Crop circles of a new kind are sprouting in Senegal. These circular, drought-resistant Tolou Keur gardens are designed to improve food security, slow desertification, and provide livelihoods within communities living just south of the Sahara Desert.
In this Reuters video from Boki Diawe, agricultural engineer Aly Ndiaye explains Tolou Keur gardens, a relatively new approach to the Great Green Wall reforestation project. The African-led effort is a multi-country initiative conceived to stretch greenery approximately 8,000 kilometers (5,000 miles) across Africa’s arid Sahel region. Ndiaye envisions the Tolou Keur gardens linking together across the country.
These Senegalese farmers plant the spiraling gardens with a plan to hold water: Medicinal plants in the inner circle, three rows of vegetables, with fruit and nut trees next. The outer circles are created with large baobab trees and African mahogany trees.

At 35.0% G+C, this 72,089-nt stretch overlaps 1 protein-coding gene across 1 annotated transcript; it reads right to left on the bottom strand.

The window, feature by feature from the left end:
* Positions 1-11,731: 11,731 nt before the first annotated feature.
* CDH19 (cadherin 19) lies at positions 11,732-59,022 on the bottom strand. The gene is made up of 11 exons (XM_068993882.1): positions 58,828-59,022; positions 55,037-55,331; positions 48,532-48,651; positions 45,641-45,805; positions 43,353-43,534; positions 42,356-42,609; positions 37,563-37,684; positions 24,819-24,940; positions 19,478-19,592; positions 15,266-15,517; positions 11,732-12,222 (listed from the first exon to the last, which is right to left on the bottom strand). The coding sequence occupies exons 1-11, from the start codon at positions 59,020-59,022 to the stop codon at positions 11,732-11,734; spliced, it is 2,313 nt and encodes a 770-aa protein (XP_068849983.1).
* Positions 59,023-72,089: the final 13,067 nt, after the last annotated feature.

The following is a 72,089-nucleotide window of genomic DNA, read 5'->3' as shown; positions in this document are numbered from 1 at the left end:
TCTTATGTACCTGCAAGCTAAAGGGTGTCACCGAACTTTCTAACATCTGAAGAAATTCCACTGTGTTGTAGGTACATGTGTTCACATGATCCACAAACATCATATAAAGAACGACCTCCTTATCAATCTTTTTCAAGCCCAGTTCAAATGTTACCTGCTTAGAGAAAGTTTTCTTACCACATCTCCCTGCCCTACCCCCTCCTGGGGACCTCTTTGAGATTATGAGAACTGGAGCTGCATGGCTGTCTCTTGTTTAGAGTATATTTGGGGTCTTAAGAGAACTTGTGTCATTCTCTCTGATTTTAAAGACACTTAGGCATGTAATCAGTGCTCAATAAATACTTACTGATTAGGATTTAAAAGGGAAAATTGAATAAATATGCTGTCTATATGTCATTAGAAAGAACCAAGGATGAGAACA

But that’s just one of 20 different versions of these circular gardens, which can be tailored to the soil and climate conditions of each region, as well as integrated into existing farms. From Atlas Obscura:
Letting famers lead the way—such as by tending shrubs and trees birthed from roots, seeds, and stumps in a practice known as farmer-managed natural regeneration—“is a much better approach…” Leveraging local agricultural practices is also key. In Burkina Faso, for instance, farmers speckle still-empty fields with shallow pits known as zai that trap rain and can soak future roots. They also spread manure in order to encourage termites to tunnel through and aerate the soil. (Researchers have found that the insects’ work can also boost nutrients and provide other benefits that improve crop yields.) Incorporating practices like these into future gardens can honor indigenous knowledge about the best ways to work in local conditions.
Then watch more videos about agroforestry:
• Growing 500 edible plants in a forest
• The Future of Food: Can we create the “perfect” farm?
• How Can Farms and Forests Coexist?
• The Maya Milpa Cycle, a sustainable forest gardening method
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